From a very young age, I would doodle at every opportunity. Every time I had an empty sheet of paper or margin, my imagination would take over and those papers (homework included) became lively illustrations from my imagination.
At a young age, I was very interested in abstract art; Picasso was a significant influence. As I browsed through books and websites filled with his artwork, I began to create my own abstract pieces and one by one I would tape them on the wall in my basement to showcase my work.
I knew from an early age that I had some talent. I also knew that I was different from my school friends in certain ways, not just because of my artistic abilities, but also because of how I looked and who I was—I was Armenian.
I was teased at a young age because of my slightly darker skin and brown puffy hair. As a result, the paper and pencil became my outlet, where I could express myself freely without any criticism from others.
Superheros, cars, planes, landscapes, abstract compositions—the small sketches and art I produced in art class became my passion. As I grew older, I began to understand how art could be a powerful tool, and how I can show others who I really am.
In middle school, I continued to hone my skills. At this point I was a member of the Armenian Youth Federation (AYF) Chicago “Ararat” member and I would occasionally be asked to design t-shirts for local events. However, it was not until high school that I discovered how my cultural heritage could impact my art.
When I was a sophomore in high school, I began to realize that I could make art that expresses the different aspects of Armenian culture and politics. I decided to make a small sketch to commemorate the 98th anniversary of the Armenian Genocide that year. This sketch was the turning point for my work. It set the tone for my future concentrations and helped propel my skills to a new level.
After I made that sketch, I decided to create a new piece each year to commemorate the Armenian Genocide. Each piece would hold a different meaning, like manifesting the struggles of our ancestors but also the triumph of how the Armenian people and spirit lives on. Most of these works were abstract and expressive to help the viewer experience the same emotion that I had when creating these pieces; what being Armenian means to me and how it shaped me into the person I am today.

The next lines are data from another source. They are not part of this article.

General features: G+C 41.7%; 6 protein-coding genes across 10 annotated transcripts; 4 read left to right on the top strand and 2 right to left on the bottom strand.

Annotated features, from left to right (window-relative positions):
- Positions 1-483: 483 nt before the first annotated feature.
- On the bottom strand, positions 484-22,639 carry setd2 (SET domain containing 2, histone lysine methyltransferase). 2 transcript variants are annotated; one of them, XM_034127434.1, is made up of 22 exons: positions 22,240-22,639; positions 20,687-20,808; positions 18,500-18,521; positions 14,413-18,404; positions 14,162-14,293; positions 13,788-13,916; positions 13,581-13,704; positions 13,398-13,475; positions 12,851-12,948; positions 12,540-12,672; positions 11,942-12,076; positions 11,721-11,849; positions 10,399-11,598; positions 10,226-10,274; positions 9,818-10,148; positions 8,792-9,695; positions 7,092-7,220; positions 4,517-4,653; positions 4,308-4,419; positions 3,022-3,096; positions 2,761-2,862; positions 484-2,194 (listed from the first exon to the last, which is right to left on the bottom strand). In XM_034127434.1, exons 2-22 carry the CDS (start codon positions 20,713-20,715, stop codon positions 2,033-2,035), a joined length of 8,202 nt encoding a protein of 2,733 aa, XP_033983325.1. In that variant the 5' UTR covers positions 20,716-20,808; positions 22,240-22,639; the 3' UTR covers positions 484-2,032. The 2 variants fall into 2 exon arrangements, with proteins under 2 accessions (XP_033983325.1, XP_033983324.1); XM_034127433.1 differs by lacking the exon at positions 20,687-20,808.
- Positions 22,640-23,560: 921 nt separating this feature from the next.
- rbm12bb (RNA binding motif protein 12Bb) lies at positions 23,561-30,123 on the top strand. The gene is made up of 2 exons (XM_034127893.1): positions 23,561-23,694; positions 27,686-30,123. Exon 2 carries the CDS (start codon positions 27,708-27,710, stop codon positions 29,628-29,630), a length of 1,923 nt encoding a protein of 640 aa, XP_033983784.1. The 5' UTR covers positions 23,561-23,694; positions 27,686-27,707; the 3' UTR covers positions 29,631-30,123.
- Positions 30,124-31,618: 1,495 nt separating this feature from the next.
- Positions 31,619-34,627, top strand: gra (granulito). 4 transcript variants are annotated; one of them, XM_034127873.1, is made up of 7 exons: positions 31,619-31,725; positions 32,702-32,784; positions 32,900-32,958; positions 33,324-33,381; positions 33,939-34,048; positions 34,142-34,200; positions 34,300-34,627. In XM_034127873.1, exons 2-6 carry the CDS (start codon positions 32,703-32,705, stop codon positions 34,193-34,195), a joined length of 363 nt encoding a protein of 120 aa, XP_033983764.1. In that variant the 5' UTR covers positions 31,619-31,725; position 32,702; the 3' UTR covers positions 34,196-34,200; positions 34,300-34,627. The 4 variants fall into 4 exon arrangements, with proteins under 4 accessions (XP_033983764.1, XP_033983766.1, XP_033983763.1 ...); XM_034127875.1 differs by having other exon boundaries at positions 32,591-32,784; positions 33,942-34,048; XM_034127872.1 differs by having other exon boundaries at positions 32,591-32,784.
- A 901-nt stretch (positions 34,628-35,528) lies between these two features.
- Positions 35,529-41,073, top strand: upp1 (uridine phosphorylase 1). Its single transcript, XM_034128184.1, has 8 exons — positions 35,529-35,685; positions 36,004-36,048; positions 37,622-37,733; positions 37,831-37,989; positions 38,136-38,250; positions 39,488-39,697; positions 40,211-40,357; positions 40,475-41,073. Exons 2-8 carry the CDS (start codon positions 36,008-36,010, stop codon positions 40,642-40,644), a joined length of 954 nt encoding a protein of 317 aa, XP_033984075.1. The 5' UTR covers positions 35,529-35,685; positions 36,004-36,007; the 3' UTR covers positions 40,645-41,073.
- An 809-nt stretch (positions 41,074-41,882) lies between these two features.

While I produced these pieces, I would also make other works, which highlighted different aspects of Armenian culture like our alphabet, our delicious food, and our homeland’s beautiful churches and landscapes. These pieces collectively became my concentration during my Junior and Senior years of high school, which also expressed my culture and ideals about identity and individuality. These pieces became a way I could educate others about my Armenian Heritage through a visual context.
Most of these works were displayed in various art shows. I also presented a few of my best works in my school district wide art show. I was truly grateful to be able to show and teach others about my passion for being Armenian and sharing our story. I would also use social media as a means of showing others around the country and world my work and the meaning behind each piece.
These pieces carry the message about what it means to be Armenian. Being Armenian isn’t just about ethnicity—it is a lifestyle. Being Armenian is going to church. Being Armenian is learning how to make the best cheese boreg. Being Armenian is going to Armenian Camps and meeting other Armenians from around the world. Being Armenian is learning the Hayr Mer, folk songs, dancing a shoorch bar, and being politically aware and active. The list is endless. Being Armenian is hard work, and sometimes it consumes your life.
Why is that important? Because without it, we would be nothing.
Armenians have been persecuted and conquered repeatedly throughout history. We have suffered a lot. But despite these tragedies, we have not been destroyed. My pieces are a tool to combat assimilation and remind not only Armenians but also non-Armenians who we are as a people and how we will continue our struggle.